You may have noticed something new on the table in the children’s section…

For those of you who don’t know what this is, or what you do with it, this post is for you!  This brilliant little thing is a flannel board (or felt board), and it is used by teachers, librarians and parents for storytelling and creative play with their students/children.  The purpose of this post is to inform you of the benefits of flannel board play, as well as to encourage you to make your own!

What is a flannel board?

A flannel board is a flat surface (such as thick cardboard, an artist’s canvas, etc) that has been covered with flannel, felt, or other fabric with a nap.  To use the flannel board, cut shapes or images from felt (or paper that has been laminated with sandpaper or velcro adhered to the back).  The pieces will stick to the board for listeners to view while the story is being told.

What are the benefits of using a flannel board?

-Visual representation of a story helps some listeners understand better

-Interactive (oral participation–ask children to identify the piece you are about to put on the board; physical participation–children can place the pieces or take them away)


-Seeing the pieces prompts the storyteller’s memory of what comes next in the story

-Since flannelboard stories are told without a book, it allows direct contact with listeners

How can I make my own flannelboard?

I was able to make two small flannelboards very quickly and easily with things I had lying around my office.  I followed the directions here and they worked very well.  You can also go here for instructions on how to use a clean pizza box to make a clever flannel board with a place to carry your pieces.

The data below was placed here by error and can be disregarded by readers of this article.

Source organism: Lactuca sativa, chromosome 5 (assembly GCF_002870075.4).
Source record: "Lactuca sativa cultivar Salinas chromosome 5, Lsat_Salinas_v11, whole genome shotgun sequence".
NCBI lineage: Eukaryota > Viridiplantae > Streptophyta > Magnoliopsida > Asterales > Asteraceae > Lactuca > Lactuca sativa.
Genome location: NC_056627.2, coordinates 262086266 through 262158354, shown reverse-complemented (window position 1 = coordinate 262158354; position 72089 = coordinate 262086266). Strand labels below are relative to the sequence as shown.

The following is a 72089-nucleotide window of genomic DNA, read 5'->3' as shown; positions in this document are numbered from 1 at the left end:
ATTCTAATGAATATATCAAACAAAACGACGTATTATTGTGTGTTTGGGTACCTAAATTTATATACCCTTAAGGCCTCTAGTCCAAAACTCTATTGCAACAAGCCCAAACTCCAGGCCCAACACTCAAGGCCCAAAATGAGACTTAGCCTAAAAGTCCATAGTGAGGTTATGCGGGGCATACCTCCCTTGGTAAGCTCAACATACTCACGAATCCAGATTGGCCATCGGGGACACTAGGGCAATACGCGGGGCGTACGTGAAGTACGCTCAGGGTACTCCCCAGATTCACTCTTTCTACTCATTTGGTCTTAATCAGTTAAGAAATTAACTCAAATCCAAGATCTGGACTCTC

What you need:

thick cardboard (I had two 11″ x 14″ sheets of about that I glued together) or artist’s canvas

felt (pick a neutral color so that all pieces will show up well.  I used gray)


spray adhesive

glue gun

packing tape

What to do:

1.  If you have two pieces of cardboard like I did, spray one with spray adhesive and lay the other one on top.  Use packing tape to reinforce the edges on all four sides.  If you are using artist’s canvas or a single sheet of cardboard, proceed to step 2.

2.  Lay felt out flat and place the cardboard or canvas on top.  Cut around the cardboard, leaving a bit of room on the edges so that you can fold it up onto the back.

3.  Pick up the cardboard and spray the felt with spray adhesive.

4.  Place the cardboard in the center of the felt and press down firmly.

5.  Use glue gun to place lines of glue on all four sides of the back of cardboard.  Leave corners up without glue–you will cut them later (see the link above for very helpful pictures).

6.  When you have glued all four sides with glue gun, go back and cut the corners with scissors, leaving a mitered corner (again, see the link above–you’ll know what I mean when you see her picture.)

7.  Use packing tape for extra reinforcement along the back like so:

Now, what do I do with it?

For my first set, I just cut basic shapes out of different colored felt.  However, the possibilities are endless.  You can also make pieces by printing out or copying a picture (or using one from a coloring book!), cutting it out, and laminating it with clear contact paper (see my Silly Sally post for a how-to on this inexpensive way to laminate!)  Then, place one or more velcro dots on the back to make it stick to the flannelboard (see my Soup-er Storytime post to see the one I did for the vegetable soup song!)  You can make felt pieces for songs, stories, or just making pictures.  You can tell your child stories using the pieces, then they can tell you a story using the pieces.


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